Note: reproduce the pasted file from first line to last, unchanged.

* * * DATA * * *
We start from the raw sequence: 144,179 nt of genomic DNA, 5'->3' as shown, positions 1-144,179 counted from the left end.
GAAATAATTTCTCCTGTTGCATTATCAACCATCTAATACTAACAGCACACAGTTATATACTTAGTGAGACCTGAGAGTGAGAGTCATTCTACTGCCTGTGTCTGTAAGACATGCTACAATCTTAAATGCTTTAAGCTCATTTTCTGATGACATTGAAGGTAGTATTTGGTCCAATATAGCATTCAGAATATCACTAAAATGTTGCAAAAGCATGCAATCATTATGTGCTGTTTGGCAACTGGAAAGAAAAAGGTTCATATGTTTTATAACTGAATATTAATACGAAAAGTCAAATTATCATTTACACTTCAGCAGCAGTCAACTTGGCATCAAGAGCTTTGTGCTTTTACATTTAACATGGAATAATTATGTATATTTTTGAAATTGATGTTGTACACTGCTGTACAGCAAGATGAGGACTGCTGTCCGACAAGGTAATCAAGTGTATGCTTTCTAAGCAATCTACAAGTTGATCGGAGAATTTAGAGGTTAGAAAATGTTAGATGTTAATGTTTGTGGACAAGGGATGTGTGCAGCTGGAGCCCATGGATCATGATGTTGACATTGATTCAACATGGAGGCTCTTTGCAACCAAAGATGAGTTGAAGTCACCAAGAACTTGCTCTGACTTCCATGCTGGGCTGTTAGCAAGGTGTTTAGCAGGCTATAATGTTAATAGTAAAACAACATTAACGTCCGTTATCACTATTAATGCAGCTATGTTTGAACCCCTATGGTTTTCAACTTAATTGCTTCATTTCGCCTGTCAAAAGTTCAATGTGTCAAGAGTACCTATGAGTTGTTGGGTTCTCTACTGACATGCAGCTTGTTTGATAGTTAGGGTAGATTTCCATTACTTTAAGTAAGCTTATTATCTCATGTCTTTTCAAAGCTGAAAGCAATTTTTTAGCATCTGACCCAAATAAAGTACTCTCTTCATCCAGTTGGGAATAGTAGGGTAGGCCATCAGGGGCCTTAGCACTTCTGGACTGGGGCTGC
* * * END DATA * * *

We start from the raw sequence: 144,179 nt of genomic DNA, 5'->3' as shown, positions 1-144,179 counted from the left end.
GAAATAATTTCTCCTGTTGCATTATCAACCATCTAATACTAACAGCACACAGTTATATACTTAGTGAGACCTGAGAGTGAGAGTCATTCTACTGCCTGTGTCTGTAAGACATGCTACAATCTTAAATGCTTTAAGCTCATTTTCTGATGACATTGAAGGTAGTATTTGGTCCAATATAGCATTCAGAATATCACTAAAATGTTGCAAAAGCATGCAATCATTATGTGCTGTTTGGCAACTGGAAAGAAAAAGGTTCATATGTTTTATAACTGAATATTAATACGAAAAGTCAAATTATCATTTACACTTCAGCAGCAGTCAACTTGGCATCAAGAGCTTTGTGCTTTTACATTTAACATGGAATAATTATGTATATTTTTGAAATTGATGTTGTACACTGCTGTACAGCAAGATGAGGACTGCTGTCCGACAAGGTAATCAAGTGTATGCTTTCTAAGCAATCTACAAGTTGATCGGAGAATTTAGAGGTTAGAAAATGTTAGATGTTAATGTTTGTGGACAAGGGATGTGTGCAGCTGGAGCCCATGGATCATGATGTTGACATTGATTCAACATGGAGGCTCTTTGCAACCAAAGATGAGTTGAAGTCACCAAGAACTTGCTCTGACTTCCATGCTGGGCTGTTAGCAAGGTGTTTAGCAGGCTATAATGTTAATAGTAAAACAACATTAACGTCCGTTATCACTATTAATGCAGCTATGTTTGAACCCCTATGGTTTTCAACTTAATTGCTTCATTTCGCCTGTCAAAAGTTCAATGTGTCAAGAGTACCTATGAGTTGTTGGGTTCTCTACTGACATGCAGCTTGTTTGATAGTTAGGGTAGATTTCCATTACTTTAAGTAAGCTTATTATCTCATGTCTTTTCAAAGCTGAAAGCAATTTTTTAGCATCTGACCCAAATAAAGTACTCTCTTCATCCAGTTGGGAATAGTAGGGTAGGCCATCAGGGGCCTTAGCACTTCTGGACTGGGGCTGC